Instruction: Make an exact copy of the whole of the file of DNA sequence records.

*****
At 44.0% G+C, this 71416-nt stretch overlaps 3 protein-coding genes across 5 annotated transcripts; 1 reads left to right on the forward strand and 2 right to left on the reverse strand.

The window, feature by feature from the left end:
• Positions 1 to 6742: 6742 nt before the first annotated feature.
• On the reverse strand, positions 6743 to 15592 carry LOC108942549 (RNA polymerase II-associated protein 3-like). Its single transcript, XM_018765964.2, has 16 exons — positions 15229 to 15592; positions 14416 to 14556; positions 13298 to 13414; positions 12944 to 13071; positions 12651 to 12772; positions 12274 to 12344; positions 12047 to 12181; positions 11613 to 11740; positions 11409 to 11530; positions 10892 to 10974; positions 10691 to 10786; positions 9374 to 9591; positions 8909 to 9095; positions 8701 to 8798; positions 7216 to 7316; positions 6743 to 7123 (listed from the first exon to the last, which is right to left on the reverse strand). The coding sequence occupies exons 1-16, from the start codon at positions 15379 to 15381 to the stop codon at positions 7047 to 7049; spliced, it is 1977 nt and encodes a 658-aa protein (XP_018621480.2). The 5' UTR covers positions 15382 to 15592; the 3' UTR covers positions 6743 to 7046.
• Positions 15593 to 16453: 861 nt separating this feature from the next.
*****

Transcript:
At 44.0% G+C, this 71416-nt stretch overlaps 3 protein-coding genes across 5 annotated transcripts; 1 reads left to right on the forward strand and 2 right to left on the reverse strand.

The window, feature by feature from the left end:
• Positions 1 to 6742: 6742 nt before the first annotated feature.
• On the reverse strand, positions 6743 to 15592 carry LOC108942549 (RNA polymerase II-associated protein 3-like). Its single transcript, XM_018765964.2, has 16 exons — positions 15229 to 15592; positions 14416 to 14556; positions 13298 to 13414; positions 12944 to 13071; positions 12651 to 12772; positions 12274 to 12344; positions 12047 to 12181; positions 11613 to 11740; positions 11409 to 11530; positions 10892 to 10974; positions 10691 to 10786; positions 9374 to 9591; positions 8909 to 9095; positions 8701 to 8798; positions 7216 to 7316; positions 6743 to 7123 (listed from the first exon to the last, which is right to left on the reverse strand). The coding sequence occupies exons 1-16, from the start codon at positions 15379 to 15381 to the stop codon at positions 7047 to 7049; spliced, it is 1977 nt and encodes a 658-aa protein (XP_018621480.2). The 5' UTR covers positions 15382 to 15592; the 3' UTR covers positions 6743 to 7046.
• Positions 15593 to 16453: 861 nt separating this feature from the next.